Once that is paid, you apply the amount you were paying on that debt to the next smallest account on top of the regular payment. Once the second account is paid, you apply the amount you were paying on both of those bills to the monthly payment of the next account and so on until you have become debt free.
Multiple Streams of Income
The other option for paying off debt early, is to find a way to increase your income. If you work a day job and your boss is open to providing raises, then asking for a raise would be a relatively easy way to add to your wages. Life isn’t usually that easy though.
So if a raise is not in your future, you might be able to add to your work duties and get an then ask for an increase in pay. Or apply for a better position with better pay inside your current company. If that isn’t an option, you might consider moving to a new place of employment that pays better.
Additionally, of course, you can supplement your income with entrepreneurial endeavors. If you are crafty, you could sell products on Etsy or Ebay. You can set up a coaching business and coach younger less experienced employees in business techniques and goal setting. You could also set up an online store through Shopify and sell digital downloads or actual physical products.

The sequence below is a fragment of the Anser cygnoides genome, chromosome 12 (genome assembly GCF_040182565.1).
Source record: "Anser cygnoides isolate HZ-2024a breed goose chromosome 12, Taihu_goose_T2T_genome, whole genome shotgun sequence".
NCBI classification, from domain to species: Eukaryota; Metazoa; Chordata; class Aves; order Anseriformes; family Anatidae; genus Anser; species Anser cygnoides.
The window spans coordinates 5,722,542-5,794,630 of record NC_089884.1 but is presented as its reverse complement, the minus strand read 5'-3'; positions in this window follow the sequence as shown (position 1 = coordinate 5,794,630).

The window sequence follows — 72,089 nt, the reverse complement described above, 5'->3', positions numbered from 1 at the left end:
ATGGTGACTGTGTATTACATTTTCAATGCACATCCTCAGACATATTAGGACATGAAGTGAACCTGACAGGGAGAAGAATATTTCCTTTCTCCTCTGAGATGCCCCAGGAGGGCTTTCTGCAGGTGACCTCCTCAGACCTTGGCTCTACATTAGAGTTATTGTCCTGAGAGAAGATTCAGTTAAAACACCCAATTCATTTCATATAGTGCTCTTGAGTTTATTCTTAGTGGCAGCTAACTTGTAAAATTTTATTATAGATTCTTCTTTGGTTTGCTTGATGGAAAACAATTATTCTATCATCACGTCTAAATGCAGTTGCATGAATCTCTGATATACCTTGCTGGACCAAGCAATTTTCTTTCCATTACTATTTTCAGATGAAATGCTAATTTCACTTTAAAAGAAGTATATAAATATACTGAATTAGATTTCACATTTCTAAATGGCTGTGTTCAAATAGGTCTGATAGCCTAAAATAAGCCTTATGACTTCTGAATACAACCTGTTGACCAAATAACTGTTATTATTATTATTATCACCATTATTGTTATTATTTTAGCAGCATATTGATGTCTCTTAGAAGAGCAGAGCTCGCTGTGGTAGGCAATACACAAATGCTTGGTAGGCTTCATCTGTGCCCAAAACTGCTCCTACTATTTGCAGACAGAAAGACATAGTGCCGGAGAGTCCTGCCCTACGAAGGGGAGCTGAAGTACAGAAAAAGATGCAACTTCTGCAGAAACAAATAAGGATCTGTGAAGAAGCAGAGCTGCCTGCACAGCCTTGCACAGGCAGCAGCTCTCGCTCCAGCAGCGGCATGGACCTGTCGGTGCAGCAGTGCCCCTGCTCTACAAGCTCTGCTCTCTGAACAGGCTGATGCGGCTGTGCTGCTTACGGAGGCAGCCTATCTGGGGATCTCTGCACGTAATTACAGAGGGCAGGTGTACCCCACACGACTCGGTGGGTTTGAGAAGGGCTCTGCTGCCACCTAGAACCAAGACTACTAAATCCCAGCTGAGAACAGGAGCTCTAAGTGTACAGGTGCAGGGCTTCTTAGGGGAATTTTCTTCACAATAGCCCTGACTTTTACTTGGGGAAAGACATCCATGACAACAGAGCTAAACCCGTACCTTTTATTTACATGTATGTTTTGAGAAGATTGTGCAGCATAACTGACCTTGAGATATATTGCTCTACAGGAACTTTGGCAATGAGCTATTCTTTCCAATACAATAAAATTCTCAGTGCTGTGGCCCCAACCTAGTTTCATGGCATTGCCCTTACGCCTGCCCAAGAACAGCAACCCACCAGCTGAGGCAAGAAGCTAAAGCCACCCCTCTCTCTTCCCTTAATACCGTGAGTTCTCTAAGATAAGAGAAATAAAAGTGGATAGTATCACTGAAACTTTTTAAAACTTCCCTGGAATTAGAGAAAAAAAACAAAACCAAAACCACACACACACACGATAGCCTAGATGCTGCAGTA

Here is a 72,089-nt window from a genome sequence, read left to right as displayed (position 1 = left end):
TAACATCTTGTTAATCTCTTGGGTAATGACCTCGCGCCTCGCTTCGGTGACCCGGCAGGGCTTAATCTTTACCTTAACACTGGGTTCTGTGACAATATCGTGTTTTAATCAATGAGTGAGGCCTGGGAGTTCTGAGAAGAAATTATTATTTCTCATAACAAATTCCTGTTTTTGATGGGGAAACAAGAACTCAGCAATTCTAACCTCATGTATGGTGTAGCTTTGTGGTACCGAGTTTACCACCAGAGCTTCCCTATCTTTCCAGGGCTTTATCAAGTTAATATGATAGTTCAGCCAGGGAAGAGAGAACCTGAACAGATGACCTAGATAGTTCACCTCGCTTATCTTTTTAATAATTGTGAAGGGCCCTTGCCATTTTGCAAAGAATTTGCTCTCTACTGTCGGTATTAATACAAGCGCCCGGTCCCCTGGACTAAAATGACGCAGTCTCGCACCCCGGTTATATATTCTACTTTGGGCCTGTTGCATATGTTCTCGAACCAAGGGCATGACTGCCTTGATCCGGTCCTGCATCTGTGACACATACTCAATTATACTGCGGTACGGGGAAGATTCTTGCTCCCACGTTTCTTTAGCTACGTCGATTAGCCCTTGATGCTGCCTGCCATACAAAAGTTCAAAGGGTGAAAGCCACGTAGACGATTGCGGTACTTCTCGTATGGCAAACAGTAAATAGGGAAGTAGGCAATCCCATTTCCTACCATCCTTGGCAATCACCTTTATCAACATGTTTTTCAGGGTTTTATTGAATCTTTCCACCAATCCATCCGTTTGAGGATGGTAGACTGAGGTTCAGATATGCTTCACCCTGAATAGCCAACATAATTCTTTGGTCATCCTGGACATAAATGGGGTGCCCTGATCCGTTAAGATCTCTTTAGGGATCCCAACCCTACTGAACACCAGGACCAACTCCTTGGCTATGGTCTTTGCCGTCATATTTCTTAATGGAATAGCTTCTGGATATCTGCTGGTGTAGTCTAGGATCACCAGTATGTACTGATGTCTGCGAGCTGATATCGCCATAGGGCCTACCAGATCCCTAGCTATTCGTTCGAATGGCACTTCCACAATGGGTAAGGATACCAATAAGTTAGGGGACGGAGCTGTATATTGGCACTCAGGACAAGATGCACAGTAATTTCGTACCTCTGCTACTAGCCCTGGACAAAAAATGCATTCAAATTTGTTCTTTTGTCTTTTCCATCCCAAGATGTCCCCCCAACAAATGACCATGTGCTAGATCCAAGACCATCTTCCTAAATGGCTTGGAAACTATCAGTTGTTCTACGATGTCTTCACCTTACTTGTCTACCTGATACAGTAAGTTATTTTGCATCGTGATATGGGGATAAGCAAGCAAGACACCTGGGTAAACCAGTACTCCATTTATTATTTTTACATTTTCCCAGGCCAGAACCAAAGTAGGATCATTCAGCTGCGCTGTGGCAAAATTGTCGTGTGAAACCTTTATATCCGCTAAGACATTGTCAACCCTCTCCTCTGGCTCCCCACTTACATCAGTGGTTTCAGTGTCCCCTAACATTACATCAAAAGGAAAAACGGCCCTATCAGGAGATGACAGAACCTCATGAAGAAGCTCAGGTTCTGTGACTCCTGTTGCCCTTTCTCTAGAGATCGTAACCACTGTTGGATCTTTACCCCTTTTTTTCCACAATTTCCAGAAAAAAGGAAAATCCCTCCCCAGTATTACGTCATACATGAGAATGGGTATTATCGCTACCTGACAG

If you’re increasing your income, however, make sure you are actually using the extra income to pay down your expenses. It’s difficult to work one job much less two or more so the idea is to reduce your debt so you have more time for yourself and your family,so you can travel, relax, and have less stress.
Build an Emergency Fund
1 year to 1K Savings Plan
Included in your free handout this month are two charts that map at a way to save one thousand dollars in a year.